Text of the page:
November 11, 2009
The federal air surgeon has determined that aviation medical examiners (AMEs) may now accept printouts from AOPA's TurboMedical ®, the first-of-its-kind online medical assistant, as long as the printout is signed in the presence of the AME or AME's staff. Until now, AOPA members who use TurboMedical have had to transcribe the information from their printouts to FAA Form 8500-8.
"This is a tremendous benefit and advantage for our members," said AOPA Director of Medical Certification Gary Crump. "Since we created TurboMedical in 2001, more than 75,000 members have used it to prepare for their aviation medical checkups.
"We made some minor changes to our printout, allowing FAA aeromedical officials to accept the printout when it's attached to a Form 8500-8," continued Crump. "This enhancement should really speed up a pilot's visit to his AME and reduce the number of errors caused by faulty transcription."
AOPA created TurboMedical nearly six years ago to simplify the process of applying for an FAA medical certificate. The online member benefit walks pilots through the process, asking questions about their health and helping to identify topics they should discuss with their AMEs.
Since that time, AOPA has pressed the FAA to accept direct electronic submission of TurboMedical information, rather than requiring members to print out and transcribe their results.
The FAA has been developing its own online medical system, known as FAAMedXPress, for several years. After resolving numerous legal and privacy issues, the FAA hopes to launch the site, which will permit pilots to submit information electronically, sometime this spring.
"Once the FAA's system is activated, AOPA intends to renew its push to have TurboMedical information accepted online," said Crump. "Until that happens, though, the new change should make a trip to the doctor's office a lot easier for AOPA members."
With more than 410,000 members, representing more than two-thirds of all pilots in the United States, AOPA is the largest, most influential aviation association in the world. AOPA has achieved its prominent position through effective advocacy, enlightened leadership, technical competence, and hard work. Providing member services that range from representation at the federal, state, and local levels to legal services, advice, and other assistance, AOPA has built a service organization that far exceeds any other in the aviation community.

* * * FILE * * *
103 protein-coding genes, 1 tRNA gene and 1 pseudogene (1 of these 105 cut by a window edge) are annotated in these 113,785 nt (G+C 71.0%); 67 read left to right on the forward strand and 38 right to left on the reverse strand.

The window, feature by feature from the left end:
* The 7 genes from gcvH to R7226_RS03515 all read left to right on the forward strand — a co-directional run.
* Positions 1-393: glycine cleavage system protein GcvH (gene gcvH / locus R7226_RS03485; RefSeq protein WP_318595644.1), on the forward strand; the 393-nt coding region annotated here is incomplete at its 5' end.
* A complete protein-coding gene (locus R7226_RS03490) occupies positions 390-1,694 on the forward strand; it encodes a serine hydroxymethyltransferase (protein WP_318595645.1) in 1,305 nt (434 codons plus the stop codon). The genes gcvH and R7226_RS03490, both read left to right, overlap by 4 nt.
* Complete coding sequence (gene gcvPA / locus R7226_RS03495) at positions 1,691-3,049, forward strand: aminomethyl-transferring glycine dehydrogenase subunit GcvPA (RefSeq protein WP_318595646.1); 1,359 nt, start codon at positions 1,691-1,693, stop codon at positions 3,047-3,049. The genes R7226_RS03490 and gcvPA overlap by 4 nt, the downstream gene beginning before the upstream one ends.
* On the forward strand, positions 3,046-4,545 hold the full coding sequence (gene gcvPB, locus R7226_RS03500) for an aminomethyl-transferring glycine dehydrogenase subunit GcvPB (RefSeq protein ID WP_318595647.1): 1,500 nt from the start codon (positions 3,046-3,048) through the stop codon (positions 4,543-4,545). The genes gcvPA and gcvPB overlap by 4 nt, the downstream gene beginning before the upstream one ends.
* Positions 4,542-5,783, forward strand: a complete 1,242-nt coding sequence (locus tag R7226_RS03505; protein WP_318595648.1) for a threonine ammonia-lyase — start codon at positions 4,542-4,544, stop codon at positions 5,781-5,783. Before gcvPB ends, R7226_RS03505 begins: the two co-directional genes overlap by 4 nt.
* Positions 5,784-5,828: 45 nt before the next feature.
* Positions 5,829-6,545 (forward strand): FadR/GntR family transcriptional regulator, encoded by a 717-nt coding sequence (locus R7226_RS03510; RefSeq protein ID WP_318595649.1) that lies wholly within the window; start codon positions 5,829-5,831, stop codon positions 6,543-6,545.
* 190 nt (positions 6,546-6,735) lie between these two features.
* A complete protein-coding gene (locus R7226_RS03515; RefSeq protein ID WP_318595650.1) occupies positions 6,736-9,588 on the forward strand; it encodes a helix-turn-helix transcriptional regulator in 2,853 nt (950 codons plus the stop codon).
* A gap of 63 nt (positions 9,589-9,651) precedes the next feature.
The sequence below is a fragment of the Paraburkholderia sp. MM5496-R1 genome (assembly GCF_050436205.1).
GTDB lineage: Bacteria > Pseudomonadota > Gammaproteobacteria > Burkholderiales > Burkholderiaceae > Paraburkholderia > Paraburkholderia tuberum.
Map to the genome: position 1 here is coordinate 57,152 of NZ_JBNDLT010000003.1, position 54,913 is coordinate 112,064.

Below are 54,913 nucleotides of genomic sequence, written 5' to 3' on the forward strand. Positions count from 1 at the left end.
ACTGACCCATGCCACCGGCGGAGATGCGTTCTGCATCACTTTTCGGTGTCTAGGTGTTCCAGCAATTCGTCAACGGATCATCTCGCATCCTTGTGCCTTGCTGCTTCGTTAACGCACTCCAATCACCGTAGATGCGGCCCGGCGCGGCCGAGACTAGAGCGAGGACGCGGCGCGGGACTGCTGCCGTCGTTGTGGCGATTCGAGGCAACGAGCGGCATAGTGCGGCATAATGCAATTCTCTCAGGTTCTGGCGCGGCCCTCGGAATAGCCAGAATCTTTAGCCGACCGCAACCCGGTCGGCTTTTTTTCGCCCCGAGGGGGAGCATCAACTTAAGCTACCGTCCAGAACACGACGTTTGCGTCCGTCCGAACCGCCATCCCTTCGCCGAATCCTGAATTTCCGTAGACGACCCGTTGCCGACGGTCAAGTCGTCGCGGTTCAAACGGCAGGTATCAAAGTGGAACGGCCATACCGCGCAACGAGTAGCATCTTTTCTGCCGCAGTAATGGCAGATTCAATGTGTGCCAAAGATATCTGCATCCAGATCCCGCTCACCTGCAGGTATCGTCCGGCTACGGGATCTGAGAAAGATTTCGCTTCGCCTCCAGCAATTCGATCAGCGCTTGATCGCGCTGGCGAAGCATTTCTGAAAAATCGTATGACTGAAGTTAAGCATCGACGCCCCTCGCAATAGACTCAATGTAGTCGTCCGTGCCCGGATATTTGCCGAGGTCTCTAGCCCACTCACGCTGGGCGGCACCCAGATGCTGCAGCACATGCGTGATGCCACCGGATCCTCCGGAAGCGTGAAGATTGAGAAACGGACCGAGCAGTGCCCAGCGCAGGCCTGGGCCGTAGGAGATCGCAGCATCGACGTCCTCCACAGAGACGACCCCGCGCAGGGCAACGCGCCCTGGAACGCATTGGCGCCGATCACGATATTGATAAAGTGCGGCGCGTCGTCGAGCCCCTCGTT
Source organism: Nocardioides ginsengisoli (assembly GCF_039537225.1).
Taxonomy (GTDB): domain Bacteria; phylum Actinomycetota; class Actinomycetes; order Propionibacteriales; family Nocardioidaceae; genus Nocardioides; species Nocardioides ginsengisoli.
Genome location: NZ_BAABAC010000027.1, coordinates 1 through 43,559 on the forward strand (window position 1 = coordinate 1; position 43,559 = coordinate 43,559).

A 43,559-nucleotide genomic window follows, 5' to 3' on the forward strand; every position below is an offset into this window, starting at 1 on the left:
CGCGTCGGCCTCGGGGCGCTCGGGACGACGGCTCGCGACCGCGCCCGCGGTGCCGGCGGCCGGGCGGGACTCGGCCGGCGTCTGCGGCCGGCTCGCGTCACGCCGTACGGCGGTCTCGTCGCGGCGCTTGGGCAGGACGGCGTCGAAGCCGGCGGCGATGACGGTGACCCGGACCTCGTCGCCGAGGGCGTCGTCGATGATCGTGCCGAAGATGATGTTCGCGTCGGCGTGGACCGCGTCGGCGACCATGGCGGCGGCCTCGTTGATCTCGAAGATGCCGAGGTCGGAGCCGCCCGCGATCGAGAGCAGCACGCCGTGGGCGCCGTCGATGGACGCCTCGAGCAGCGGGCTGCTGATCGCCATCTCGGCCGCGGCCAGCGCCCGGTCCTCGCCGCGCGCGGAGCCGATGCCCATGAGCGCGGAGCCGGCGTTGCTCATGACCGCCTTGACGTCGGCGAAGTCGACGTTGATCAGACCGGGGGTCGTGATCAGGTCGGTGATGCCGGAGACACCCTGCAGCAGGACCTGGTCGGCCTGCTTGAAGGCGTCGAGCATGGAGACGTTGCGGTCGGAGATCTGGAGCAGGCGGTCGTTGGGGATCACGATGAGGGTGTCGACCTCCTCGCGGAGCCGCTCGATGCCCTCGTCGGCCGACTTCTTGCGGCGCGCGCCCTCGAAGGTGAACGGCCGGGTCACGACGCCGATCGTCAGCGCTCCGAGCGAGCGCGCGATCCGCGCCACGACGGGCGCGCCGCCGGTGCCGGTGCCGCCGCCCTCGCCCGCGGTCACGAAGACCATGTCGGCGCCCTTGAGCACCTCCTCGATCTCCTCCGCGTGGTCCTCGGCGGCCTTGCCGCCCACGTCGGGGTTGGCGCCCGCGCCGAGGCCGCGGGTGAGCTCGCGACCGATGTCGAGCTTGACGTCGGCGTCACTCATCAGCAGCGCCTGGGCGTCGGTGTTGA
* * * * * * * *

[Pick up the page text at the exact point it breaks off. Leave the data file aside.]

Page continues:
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February 15, 2007
As the cold weather chills AOPA’s Headquarters in Frederick, many of us are inside generating new resources for flying clubs.
In my house, every Friday night is “Movie Night.” While the movies are rarely educational (I don’t think I learned anything from the Lego Movie), we look forward to the weekly opportunity to spend time together. Why not use the same concept for your Flying Club (with the addition of education, of course)?
AOPA Flying Club Manager Kelby Ferwerda posted the following on the AOPA Flying Club Facebook Page: “Recently I’ve talked with quite a few Flying Clubs about maintaining social activity through the cold winter months. Some clubs host Holliday Parties, others have Potluck Movie Nights. What does your club do to keep members involved during the chilly months?”
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